Pressure mounts to keep sports grounds

PUBLISHED : Monday, 18 July, 1994, 12:00am
UPDATED : Monday, 18 July, 1994, 12:00am

PRESSURE is mounting on the Government to retain at least one of the two military sports grounds being made available by the defence lands agreement for recreational use by the public.

The So Kon Po sports ground near the Hong Kong Stadium and Mission Road sports ground in Kowloon are among 25 military sites to be handed back to the Government before the changeover.

First indications are that the 2.85 hectares at So Kon Po will be retained for recreational use, while the 1.75 hectares at Mission Road will house 256 flats with surrounding open space.

However, a meeting is planned this week between the Government Property Agency (GPA) and the Recreation and Culture Branch when the future of the sites will be discussed.

Mick Aitken, Director of Development Services of the Hong Kong Sports Development Board, said the territory was in desperate need of grass sports pitches.

''Our 1991 to 1995 plan made reference to the fact that the board should lobby for the facilities on the military sites,'' he said.

''There are less than 40 grass pitches in Hong Kong for a population of six million - perhaps the lowest level of provision per capita anywhere in the world.'' He said he would be keen for any land which came on to the market to be used for the community.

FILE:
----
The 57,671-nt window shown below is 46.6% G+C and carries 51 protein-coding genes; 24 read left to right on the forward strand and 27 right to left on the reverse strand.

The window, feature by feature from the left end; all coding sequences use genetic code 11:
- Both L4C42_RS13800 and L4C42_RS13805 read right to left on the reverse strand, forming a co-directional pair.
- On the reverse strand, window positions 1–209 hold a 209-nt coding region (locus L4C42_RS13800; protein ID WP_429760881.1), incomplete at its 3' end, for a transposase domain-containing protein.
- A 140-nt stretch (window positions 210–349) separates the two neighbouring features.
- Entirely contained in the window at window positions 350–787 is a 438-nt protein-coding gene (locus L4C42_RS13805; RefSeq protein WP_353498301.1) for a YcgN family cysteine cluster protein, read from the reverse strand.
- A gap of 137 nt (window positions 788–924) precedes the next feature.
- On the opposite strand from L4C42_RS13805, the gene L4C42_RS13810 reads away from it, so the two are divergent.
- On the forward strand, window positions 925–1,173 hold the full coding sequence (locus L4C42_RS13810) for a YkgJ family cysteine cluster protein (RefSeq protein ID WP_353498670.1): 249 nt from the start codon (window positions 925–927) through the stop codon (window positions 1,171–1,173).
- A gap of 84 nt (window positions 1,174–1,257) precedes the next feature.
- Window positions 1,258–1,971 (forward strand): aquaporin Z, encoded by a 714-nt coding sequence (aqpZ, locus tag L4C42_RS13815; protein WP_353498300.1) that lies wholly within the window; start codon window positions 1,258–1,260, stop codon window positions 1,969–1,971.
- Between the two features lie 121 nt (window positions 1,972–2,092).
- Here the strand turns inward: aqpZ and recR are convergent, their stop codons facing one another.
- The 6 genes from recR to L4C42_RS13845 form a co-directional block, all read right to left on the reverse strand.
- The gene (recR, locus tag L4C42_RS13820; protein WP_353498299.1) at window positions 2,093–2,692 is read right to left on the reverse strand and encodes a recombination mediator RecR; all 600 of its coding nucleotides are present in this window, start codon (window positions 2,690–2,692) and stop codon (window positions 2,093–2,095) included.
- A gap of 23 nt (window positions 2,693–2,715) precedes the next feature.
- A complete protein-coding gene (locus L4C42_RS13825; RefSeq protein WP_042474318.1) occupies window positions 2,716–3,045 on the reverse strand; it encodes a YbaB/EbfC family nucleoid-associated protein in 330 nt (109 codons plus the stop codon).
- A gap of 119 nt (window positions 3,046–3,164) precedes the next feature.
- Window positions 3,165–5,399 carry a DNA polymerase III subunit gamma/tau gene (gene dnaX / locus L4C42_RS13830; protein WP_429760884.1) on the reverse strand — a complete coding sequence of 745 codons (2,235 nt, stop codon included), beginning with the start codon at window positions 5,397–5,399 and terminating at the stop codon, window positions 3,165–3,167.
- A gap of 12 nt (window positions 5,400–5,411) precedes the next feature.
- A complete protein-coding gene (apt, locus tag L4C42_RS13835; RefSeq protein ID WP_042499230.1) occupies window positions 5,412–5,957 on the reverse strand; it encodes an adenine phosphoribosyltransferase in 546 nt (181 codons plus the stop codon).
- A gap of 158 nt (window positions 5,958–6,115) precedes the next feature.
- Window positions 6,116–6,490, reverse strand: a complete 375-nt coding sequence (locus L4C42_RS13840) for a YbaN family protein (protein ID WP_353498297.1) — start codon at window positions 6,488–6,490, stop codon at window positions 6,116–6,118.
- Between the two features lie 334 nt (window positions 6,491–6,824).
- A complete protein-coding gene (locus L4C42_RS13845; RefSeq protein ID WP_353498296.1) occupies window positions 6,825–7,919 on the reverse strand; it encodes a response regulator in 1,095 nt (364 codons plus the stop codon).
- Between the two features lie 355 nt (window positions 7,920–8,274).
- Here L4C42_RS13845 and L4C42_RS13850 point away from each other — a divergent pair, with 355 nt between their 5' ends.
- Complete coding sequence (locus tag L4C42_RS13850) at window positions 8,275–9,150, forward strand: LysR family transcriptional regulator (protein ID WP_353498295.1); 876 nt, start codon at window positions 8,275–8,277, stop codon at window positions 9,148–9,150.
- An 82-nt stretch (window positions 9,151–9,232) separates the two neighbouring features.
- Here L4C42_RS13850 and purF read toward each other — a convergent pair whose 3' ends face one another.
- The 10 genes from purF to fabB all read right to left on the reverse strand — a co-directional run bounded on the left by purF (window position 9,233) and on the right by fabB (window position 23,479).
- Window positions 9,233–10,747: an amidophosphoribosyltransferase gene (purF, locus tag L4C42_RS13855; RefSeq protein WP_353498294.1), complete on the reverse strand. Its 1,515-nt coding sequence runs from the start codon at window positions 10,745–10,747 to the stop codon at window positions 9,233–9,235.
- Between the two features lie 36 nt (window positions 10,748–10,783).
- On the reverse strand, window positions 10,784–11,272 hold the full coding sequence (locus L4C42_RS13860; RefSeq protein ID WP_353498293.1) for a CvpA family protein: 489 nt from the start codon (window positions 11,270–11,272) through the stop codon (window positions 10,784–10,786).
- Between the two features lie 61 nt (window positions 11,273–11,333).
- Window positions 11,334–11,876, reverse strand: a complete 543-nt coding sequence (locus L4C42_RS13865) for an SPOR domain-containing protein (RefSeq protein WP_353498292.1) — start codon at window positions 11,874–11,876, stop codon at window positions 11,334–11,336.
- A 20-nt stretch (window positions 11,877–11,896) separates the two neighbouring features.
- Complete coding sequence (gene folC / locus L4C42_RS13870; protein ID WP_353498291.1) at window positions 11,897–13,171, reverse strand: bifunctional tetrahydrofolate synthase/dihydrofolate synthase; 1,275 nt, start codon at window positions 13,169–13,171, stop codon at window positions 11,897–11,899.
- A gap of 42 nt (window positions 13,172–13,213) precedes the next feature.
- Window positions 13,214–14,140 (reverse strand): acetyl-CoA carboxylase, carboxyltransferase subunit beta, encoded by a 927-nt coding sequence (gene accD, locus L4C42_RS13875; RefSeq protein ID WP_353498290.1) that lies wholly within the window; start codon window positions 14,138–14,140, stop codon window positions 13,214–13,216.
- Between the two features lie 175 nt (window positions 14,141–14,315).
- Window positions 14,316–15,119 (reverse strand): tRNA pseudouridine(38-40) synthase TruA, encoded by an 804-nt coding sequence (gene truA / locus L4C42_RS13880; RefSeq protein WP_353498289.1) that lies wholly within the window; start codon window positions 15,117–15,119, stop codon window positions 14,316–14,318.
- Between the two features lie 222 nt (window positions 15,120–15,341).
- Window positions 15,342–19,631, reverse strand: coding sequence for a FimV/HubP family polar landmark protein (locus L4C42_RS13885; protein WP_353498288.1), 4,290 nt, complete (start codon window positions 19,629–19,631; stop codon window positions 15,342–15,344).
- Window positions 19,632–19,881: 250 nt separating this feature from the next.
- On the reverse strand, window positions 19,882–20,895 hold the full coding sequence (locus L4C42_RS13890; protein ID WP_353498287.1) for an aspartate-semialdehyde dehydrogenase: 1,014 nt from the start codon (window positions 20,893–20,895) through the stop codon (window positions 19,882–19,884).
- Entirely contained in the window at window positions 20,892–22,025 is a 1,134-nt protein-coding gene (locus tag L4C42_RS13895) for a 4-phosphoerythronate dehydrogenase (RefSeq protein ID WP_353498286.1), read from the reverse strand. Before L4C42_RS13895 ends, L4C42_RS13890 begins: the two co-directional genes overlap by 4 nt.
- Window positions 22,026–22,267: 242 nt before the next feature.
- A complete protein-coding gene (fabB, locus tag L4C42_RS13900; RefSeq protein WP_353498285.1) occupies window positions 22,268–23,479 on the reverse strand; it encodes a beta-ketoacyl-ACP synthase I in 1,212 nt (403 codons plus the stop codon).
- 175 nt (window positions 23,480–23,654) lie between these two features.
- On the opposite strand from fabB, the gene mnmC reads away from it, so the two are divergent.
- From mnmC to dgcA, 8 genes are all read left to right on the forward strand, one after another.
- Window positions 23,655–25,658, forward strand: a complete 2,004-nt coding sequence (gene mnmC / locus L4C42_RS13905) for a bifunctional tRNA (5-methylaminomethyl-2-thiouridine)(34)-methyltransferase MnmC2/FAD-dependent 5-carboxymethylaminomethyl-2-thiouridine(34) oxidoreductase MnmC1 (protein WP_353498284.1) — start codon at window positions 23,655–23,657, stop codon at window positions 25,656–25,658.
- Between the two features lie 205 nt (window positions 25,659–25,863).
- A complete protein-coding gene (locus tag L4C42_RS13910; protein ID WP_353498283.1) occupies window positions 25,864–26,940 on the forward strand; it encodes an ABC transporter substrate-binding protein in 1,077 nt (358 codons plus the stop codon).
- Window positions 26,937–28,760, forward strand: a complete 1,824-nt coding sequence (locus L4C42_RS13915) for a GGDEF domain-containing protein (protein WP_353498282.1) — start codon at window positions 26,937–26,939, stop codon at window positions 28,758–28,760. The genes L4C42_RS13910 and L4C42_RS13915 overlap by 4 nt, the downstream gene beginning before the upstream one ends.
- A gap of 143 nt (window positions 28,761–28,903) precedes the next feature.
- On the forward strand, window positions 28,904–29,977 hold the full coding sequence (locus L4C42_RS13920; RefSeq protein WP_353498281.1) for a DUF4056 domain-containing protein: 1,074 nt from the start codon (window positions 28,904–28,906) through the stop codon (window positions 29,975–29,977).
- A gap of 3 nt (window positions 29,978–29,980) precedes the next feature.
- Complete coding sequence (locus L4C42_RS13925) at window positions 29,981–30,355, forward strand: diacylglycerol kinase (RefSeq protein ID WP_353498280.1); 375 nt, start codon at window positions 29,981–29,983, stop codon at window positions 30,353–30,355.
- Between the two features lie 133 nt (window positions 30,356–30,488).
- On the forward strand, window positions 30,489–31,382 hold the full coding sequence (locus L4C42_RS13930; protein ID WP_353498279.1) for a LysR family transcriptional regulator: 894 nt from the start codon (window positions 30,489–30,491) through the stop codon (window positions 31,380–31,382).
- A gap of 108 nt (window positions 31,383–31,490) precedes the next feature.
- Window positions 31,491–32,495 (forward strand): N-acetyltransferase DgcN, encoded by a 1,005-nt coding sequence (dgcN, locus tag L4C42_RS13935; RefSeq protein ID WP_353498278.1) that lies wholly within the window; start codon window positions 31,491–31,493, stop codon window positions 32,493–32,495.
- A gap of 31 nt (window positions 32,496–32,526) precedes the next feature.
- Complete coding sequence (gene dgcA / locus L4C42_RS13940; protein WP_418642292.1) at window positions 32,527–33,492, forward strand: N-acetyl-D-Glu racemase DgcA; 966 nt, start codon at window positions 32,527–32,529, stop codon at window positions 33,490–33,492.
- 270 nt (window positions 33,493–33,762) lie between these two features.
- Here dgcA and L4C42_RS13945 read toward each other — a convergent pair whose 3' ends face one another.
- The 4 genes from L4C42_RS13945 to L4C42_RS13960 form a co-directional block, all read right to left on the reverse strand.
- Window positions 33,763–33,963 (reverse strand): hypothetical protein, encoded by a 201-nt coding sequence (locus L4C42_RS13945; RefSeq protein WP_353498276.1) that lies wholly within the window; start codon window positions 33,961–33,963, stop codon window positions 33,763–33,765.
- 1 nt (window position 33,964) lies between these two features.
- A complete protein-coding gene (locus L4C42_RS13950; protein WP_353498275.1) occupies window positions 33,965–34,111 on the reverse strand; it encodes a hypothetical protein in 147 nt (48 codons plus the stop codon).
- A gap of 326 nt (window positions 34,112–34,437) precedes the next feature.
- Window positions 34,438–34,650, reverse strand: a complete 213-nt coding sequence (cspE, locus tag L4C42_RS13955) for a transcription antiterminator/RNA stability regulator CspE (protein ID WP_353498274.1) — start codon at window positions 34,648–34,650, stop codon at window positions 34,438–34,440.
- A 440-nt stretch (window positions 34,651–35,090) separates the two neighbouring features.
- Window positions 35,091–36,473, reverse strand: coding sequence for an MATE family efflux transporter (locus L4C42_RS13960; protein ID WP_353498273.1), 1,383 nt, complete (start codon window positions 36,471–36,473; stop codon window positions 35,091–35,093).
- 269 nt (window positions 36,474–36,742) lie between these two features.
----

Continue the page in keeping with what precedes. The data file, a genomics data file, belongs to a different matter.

''We must not allow the present or future government to lose the little recreational land that we have.'' Brian Coak, Principal Assistant Secretary for Sports Projects, said the Recreation and Culture branch would make a strong case for the land to be made available for sport.

''We are always keen to defend open space for recreation,'' he said, recognising it was a question of striking the right balance between leisure and other land requirements.

Alan Walker, GPA Chief Property Manager, said it was not yet certain when the land would be handed back to the Government.

The south section of Gallipoli Lines near Fanling will today be the first site to be handed back. Perowne Barracks near Tuen Mun will follow suit in January and Stanley Barracks in February.

Gallipoli and Stanley are two of 14 sites to be kept in mothballs and handed over to the People's Liberation Army on July 1, 1997.